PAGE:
ninarito's picture
ninarito

3 y.old & listening at school, any ideas?

My 3& 1/2 year old is having problems listening and followind directions at school.  He will not be quiet before and during story time and is refusing to clean up his area just to name of few of the teachers complaints.  We don't have many problems at home, but I can't help think its something we're doing at home that is causing him to defy their requests.  Problem is, by the time we get to him, it has been hours, so what are we supposed to do to support them? what would be a natural consequence or logical consequence I could use at home to help them? I feel like my hands are tied.  Since I'm not there when the behavior is occurring, I am unable to address it directly.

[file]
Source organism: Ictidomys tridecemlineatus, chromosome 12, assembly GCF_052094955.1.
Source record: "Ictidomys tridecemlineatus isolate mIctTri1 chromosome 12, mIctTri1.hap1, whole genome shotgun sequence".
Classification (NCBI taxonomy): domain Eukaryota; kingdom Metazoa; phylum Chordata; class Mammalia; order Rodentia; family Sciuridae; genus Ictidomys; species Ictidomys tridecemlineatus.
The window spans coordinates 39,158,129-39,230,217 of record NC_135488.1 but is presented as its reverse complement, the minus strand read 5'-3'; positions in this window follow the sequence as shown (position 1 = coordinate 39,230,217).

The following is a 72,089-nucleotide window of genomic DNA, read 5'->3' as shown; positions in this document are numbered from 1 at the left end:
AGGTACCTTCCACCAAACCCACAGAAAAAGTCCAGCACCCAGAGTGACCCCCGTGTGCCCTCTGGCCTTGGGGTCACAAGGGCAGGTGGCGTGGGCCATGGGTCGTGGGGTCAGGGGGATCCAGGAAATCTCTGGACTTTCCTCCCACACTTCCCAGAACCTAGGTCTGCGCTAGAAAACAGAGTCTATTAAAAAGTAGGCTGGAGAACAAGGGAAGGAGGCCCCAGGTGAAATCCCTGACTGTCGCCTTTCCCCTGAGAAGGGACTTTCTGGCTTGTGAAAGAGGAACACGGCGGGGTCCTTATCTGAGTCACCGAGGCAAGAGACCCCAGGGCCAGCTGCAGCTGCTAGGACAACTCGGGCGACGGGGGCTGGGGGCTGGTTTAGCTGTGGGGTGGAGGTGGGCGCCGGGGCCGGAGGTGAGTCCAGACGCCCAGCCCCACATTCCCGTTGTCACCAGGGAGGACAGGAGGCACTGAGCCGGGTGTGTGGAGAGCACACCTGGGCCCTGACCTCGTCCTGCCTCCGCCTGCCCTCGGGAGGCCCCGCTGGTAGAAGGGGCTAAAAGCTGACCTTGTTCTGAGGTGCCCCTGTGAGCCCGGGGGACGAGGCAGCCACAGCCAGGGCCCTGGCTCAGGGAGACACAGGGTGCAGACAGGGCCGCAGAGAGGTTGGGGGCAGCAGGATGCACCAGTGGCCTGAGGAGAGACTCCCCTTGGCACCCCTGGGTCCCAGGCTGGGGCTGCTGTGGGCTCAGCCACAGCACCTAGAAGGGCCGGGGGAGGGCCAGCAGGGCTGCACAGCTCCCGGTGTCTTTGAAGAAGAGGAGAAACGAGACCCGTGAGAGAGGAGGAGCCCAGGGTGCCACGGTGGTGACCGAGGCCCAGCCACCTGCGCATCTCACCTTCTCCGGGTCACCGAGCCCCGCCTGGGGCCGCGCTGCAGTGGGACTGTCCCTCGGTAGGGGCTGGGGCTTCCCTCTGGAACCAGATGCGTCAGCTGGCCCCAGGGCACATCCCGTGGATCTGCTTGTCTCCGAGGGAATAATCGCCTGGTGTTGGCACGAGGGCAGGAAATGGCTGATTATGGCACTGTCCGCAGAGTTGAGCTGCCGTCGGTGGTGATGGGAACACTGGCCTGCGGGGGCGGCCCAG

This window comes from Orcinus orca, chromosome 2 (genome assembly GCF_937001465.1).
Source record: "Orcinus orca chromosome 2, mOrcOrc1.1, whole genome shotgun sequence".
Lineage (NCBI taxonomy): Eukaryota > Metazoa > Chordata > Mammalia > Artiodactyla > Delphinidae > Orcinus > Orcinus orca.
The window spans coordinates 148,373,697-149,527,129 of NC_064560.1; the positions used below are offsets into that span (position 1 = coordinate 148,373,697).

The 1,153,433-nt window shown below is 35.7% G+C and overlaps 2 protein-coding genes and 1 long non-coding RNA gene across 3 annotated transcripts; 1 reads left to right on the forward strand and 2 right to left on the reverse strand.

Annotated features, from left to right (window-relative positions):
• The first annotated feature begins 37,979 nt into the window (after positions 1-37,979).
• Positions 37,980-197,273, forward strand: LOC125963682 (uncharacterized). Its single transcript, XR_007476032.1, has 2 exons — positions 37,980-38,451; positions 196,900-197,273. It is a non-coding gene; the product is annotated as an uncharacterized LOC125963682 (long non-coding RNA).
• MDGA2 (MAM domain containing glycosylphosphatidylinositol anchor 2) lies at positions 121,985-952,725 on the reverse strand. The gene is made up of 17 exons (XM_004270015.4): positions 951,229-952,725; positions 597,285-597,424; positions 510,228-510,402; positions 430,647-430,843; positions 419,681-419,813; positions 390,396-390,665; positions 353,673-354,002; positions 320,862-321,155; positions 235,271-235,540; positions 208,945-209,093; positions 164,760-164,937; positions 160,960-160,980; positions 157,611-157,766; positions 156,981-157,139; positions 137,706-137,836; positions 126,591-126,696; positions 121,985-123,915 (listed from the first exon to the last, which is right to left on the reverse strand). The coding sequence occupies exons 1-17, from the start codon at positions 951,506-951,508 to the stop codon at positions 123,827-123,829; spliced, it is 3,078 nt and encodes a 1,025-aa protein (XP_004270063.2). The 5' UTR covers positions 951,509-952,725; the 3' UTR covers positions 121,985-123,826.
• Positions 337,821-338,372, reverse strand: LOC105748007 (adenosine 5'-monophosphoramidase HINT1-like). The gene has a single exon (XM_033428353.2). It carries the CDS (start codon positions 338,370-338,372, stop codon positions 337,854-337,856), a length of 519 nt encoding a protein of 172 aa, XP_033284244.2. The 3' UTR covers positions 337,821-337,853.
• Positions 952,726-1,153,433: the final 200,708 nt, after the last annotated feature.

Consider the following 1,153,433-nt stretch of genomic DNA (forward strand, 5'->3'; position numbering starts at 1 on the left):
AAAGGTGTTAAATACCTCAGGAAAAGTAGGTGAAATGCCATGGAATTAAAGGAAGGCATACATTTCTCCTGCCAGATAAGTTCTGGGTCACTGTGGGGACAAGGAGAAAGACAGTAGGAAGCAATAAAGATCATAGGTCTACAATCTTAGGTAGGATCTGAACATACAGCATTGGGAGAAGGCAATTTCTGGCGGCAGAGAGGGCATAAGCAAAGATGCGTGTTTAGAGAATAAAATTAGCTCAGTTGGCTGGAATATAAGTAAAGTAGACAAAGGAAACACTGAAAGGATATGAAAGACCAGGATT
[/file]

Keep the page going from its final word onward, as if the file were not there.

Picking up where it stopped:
So, I've been picking him up, becoming irritated with him and the school and I'm afraid I am just confusing him when I try to discipline him with such a large time lapse in between.  We have a star chart at home and he knows if he has a good listening day at school he earns a star, (after 10 stars we go to the local bakery and get a cookie, after the entire chart is full, we go to a children's movie at the theatre) however its not working as well as it did for my 5 yr. old.  I feel discouraged and  I don't want to break his spirit, any suggestions? 



dgreen's picture
dgreen